This is the "Recovering files" page of the "Recovering Lost Files" guide.
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Recovering Lost Files  

If you have not saved the file you're working on in the Library, or if you have saved it unknowingly to a "temporary internet file," you may still be able to recover your document.
Last Updated: Dec 7, 2013 URL: Print Guide RSS Updates
Recovering files Print Page

Saving edits from emailed documents

When you bring up a document which you have emailed to yourself and you edit that document on a workstation in the Library, be sure you click on File-Save As, rather than File-Save.  Also, do not click on the Save diskette icon.  If you click on File-Save, or the Save diskette icon, your edited document will be saved in a "temporary Internet file" and you will not be able to bring that file up unless you follow the procedure described in this LibGuide.

By clicking on File-Save As, you will be prompted to give the document a filename and a specific location, such as Desktop or Documents.

Otherwise, you may not be able to locate the edited document.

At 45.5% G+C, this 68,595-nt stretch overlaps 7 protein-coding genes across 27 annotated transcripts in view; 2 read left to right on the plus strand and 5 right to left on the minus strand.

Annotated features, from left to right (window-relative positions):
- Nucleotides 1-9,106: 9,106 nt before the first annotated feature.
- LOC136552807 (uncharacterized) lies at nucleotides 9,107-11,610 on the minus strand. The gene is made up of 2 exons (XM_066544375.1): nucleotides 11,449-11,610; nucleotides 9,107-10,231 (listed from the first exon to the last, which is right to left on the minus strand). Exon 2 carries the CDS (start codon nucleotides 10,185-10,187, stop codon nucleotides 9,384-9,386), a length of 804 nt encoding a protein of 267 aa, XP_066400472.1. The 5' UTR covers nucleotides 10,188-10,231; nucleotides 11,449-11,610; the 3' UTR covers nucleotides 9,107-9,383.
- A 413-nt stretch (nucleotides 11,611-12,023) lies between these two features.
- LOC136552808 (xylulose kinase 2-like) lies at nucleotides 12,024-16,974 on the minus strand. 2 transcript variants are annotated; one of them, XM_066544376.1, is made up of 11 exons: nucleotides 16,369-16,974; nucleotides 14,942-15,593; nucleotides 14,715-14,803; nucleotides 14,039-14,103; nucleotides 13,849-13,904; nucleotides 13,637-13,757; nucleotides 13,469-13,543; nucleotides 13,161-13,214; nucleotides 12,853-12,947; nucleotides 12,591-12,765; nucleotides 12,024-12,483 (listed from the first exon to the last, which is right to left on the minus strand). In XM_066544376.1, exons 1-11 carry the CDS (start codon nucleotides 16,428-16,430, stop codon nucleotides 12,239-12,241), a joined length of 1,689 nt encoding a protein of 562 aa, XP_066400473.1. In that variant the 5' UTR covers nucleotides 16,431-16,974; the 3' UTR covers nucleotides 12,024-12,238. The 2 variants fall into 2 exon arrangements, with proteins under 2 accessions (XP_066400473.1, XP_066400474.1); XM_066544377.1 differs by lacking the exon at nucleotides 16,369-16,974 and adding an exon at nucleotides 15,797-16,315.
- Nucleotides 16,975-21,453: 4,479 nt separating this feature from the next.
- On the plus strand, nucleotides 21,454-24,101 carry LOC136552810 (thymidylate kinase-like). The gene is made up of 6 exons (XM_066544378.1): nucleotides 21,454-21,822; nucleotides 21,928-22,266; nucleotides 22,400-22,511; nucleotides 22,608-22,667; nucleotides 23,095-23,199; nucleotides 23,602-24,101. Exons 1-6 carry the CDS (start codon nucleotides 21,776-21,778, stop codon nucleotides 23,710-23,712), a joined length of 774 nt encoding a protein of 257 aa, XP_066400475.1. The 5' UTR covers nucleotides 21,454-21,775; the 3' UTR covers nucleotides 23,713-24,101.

You should bring a flash drive every time you come into the Library to work on a document, whether you are using one of our workstations or your laptop.

Saving your work and then emailing it to yourself does not always work efficiently.

Also, you should save your work to your G-drive.  If you do not have access to your G-drive, send an note to or call 386-822-7217 and ask for assistance.

The best procedure is to save all your work to your G-drive and to your flash drive, and to do so repeatedly as you are writing or editing a document.



Procedures to recover files

 Recovering “temporary internet files”   

From the Start menu go to Computer:

In the address bar type %temp% then hit enter.

You will then see a list of temporary documents on the computer.

Recovering “auto-save” files

Opening Computer from the desktop (or start menu):

You will need to view hidden files. 

In order to do this, open Tools from the menu bar (you may need to press the alt key to see the menu bar).

Then go to folder options, in the View tab, scroll down and click the button for “Show hidden files, folders, drives”. 

Once you have enabled this, from the C drive follow this path:


For username, the student must select their own username from the list.

In the Microsoft folder open the name of the program in which the student was working with.

For example, if the student was using Word, open the Word folder, or if Excel open the Excel folder.

In these folders, you may be able to open the recovered autosave file.

If there is no file here, you may also try this:

     In the address bar type %temp%. If you are able to see a file that starts with something like   ~WS this is likely what you’re looking for.

    Double click it to open it and it will prompt you to recover the file.

           ------ Procedure provided by James Riley, Digital Resources and Technology Specialist, duPont-Ball Library


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